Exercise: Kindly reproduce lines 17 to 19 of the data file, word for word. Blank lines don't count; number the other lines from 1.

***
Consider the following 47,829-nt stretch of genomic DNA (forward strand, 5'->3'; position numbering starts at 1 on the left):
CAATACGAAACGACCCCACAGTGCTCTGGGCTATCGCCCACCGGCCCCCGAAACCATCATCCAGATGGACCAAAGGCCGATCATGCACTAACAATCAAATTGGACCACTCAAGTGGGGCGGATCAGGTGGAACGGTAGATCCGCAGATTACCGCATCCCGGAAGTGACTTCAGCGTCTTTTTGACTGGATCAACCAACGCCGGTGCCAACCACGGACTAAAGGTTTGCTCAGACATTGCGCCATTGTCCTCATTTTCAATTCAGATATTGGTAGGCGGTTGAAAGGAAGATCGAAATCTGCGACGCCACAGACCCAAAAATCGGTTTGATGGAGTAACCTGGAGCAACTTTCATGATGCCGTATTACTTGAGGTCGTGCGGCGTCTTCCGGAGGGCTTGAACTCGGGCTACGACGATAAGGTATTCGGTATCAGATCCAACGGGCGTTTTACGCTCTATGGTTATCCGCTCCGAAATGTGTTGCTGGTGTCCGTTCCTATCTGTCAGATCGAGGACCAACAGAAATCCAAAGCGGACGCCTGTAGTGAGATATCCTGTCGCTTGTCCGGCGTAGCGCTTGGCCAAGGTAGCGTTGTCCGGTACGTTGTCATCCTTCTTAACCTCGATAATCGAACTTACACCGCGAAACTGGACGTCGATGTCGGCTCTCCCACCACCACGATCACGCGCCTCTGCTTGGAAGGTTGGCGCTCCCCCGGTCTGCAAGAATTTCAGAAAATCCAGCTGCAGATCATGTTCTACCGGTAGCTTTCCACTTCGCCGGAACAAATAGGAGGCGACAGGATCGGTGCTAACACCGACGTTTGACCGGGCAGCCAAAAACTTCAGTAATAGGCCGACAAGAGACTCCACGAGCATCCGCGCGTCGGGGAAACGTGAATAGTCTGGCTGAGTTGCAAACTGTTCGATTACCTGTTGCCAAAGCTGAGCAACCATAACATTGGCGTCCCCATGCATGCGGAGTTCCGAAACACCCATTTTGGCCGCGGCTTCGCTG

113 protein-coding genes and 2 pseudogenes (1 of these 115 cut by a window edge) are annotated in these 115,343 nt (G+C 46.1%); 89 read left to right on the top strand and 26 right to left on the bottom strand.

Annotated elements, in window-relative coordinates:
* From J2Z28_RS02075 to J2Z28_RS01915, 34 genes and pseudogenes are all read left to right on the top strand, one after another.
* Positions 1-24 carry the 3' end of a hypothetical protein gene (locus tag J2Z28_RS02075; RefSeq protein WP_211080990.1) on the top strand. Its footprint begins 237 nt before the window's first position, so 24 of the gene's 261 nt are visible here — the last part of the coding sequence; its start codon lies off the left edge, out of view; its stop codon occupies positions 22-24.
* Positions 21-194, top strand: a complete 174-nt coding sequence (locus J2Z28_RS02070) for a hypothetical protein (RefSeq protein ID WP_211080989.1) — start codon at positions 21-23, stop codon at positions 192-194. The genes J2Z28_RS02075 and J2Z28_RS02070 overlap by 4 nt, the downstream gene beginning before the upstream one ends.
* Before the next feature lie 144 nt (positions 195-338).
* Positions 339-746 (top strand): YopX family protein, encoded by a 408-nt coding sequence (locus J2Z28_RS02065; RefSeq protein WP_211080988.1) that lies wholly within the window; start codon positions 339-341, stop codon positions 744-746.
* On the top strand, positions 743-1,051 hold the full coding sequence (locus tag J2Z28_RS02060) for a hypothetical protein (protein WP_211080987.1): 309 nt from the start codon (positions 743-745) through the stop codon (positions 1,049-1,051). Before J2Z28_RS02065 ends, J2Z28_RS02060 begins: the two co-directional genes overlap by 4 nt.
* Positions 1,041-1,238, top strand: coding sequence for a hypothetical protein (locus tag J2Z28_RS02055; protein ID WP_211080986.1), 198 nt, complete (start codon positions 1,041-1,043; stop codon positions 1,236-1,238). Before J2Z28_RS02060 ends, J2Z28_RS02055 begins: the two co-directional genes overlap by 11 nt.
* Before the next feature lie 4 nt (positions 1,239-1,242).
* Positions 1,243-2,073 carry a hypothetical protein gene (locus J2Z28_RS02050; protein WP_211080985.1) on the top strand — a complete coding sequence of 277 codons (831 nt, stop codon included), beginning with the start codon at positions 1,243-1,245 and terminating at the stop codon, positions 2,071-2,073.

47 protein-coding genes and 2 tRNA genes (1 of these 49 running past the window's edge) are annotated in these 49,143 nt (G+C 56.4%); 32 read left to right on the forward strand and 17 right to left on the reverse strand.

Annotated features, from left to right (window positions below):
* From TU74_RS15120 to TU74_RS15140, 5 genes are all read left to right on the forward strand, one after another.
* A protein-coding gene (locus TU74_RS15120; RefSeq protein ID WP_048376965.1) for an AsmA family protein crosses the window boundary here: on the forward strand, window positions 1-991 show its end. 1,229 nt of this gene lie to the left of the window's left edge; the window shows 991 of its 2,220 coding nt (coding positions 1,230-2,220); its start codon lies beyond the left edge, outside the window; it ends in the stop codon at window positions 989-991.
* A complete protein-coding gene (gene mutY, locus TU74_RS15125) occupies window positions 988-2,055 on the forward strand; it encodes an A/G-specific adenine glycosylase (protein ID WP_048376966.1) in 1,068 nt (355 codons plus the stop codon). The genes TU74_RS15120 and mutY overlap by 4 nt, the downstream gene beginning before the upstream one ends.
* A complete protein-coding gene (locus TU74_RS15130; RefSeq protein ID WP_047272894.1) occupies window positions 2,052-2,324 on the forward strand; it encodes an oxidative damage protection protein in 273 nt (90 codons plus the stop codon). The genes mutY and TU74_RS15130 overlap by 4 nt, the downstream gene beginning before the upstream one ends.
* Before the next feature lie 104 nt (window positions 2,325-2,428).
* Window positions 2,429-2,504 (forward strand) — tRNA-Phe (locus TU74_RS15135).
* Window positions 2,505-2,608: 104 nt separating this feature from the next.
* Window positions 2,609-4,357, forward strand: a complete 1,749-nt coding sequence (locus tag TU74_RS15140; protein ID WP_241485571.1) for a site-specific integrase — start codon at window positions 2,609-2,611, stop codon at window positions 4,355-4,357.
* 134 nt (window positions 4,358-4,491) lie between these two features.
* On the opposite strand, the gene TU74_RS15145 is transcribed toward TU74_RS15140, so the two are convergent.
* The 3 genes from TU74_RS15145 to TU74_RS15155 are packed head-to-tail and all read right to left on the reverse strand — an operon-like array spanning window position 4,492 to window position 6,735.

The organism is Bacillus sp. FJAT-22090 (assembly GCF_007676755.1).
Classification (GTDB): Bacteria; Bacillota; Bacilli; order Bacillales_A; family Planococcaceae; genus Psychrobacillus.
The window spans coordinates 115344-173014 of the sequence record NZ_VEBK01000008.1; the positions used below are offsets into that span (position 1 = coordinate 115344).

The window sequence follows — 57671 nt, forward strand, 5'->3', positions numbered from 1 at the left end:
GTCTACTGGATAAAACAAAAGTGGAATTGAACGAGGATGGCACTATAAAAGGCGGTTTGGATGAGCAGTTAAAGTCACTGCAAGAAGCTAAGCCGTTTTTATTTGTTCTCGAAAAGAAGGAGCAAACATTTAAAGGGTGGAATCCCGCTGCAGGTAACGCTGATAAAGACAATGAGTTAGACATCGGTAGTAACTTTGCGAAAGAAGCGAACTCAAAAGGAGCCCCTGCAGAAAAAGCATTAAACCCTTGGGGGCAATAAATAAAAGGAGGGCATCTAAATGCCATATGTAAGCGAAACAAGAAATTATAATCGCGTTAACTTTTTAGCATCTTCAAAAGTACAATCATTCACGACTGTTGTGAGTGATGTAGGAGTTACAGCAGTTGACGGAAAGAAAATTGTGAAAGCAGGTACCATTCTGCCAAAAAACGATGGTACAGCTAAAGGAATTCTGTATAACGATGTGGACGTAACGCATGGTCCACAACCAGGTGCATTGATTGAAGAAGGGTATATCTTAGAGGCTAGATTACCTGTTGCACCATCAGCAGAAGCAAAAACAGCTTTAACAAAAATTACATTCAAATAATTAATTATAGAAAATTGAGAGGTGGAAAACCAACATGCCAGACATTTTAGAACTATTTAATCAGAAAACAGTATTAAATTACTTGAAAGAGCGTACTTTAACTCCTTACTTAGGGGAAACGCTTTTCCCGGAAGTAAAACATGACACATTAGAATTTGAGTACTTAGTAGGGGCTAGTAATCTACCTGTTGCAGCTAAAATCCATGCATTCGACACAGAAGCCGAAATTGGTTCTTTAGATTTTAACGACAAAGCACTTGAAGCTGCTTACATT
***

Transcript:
* A protein-coding gene (locus TU74_RS15120; RefSeq protein ID WP_048376965.1) for an AsmA family protein crosses the window boundary here: on the forward strand, window positions 1-991 show its end. 1,229 nt of this gene lie to the left of the window's left edge; the window shows 991 of its 2,220 coding nt (coding positions 1,230-2,220); its start codon lies beyond the left edge, outside the window; it ends in the stop codon at window positions 989-991.
* A complete protein-coding gene (gene mutY, locus TU74_RS15125) occupies window positions 988-2,055 on the forward strand; it encodes an A/G-specific adenine glycosylase (protein ID WP_048376966.1) in 1,068 nt (355 codons plus the stop codon). The genes TU74_RS15120 and mutY overlap by 4 nt, the downstream gene beginning before the upstream one ends.
* A complete protein-coding gene (locus TU74_RS15130; RefSeq protein ID WP_047272894.1) occupies window positions 2,052-2,324 on the forward strand; it encodes an oxidative damage protection protein in 273 nt (90 codons plus the stop codon). The genes mutY and TU74_RS15130 overlap by 4 nt, the downstream gene beginning before the upstream one ends.